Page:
I’m introducing a seasonal feature: Christmas History. Or Christmastory. Or Christory. In it, we’ll look back at the origins of some holiday traditions. Today: the lump of coal in your stocking.
Coal in your stocking – If you are bad, and you are a child, and it is Christmas, you will get a lump of coal in your stocking.
This threat is used by weary parents to ensure their offspring toe the behavioral line during the holidays. But during the Industrial Revolution, coal was the best gift a youngster could possibly hope for.
Heat + Light = Not death. And what better gift could St. Nick provide then the deferral of death’s icy soul-sucking kiss?
How much heat does a lump of coal provide? Precious little. How much light? None, really.
But times were tough: you and your 7-year old sister got up at 4am to climb into a hole and sew buttons for 14 hours a day. You’d take every meagre scrap of comfort you could get.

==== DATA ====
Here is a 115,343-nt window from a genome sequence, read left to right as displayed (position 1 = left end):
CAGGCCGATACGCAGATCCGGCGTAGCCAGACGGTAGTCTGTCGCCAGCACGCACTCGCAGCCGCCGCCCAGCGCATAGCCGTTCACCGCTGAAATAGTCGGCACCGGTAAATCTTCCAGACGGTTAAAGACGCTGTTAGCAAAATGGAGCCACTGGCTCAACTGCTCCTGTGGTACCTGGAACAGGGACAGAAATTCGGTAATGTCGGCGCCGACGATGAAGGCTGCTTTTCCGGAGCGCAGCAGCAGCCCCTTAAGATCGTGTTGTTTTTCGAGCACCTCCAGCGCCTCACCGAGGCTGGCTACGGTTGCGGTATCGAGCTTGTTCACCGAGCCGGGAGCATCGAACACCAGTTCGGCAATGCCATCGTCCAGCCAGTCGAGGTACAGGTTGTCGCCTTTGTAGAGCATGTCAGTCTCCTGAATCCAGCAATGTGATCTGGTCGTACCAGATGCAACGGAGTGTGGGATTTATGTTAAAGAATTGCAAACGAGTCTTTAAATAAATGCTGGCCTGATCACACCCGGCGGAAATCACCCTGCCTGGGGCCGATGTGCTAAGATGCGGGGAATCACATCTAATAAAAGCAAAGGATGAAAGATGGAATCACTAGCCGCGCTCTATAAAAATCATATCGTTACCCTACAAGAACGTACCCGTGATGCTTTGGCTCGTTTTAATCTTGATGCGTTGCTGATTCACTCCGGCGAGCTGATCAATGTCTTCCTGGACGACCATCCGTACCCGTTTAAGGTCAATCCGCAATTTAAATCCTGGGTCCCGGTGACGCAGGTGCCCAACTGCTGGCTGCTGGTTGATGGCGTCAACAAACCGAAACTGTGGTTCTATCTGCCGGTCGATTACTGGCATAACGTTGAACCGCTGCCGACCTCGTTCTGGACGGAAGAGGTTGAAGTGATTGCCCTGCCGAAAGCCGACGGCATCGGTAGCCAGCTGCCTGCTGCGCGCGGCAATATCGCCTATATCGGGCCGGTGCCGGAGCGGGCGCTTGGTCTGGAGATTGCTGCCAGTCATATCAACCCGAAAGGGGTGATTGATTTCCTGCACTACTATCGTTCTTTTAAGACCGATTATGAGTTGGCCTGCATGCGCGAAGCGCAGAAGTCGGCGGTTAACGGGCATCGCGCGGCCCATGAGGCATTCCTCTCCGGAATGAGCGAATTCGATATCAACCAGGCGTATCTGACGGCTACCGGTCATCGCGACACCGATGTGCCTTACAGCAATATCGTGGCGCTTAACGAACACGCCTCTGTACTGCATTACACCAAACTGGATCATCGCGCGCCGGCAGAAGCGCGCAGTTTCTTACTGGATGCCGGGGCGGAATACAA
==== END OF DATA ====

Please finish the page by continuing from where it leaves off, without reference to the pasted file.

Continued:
Unfortunately, the beam of happiness a lump of coal once signified has been greenwashed away.
Thanks to the negative effects of climate change and the subsequent investment in ‘renewable resources’, the lustre of coal has faded. In addition to its freefall in the ‘sustainable power rankings’, coal now sports another ‘black mark’ – undesirable Christmas gift.
In fact, thanks to the two-pronged attack of wind farms and idle time, contemporary children prefer toys and media devices to the once-mighty coal lump.
But once, a long, long time ago, Santa bringing a lump of coal meant the best gift of all – the gift of survival.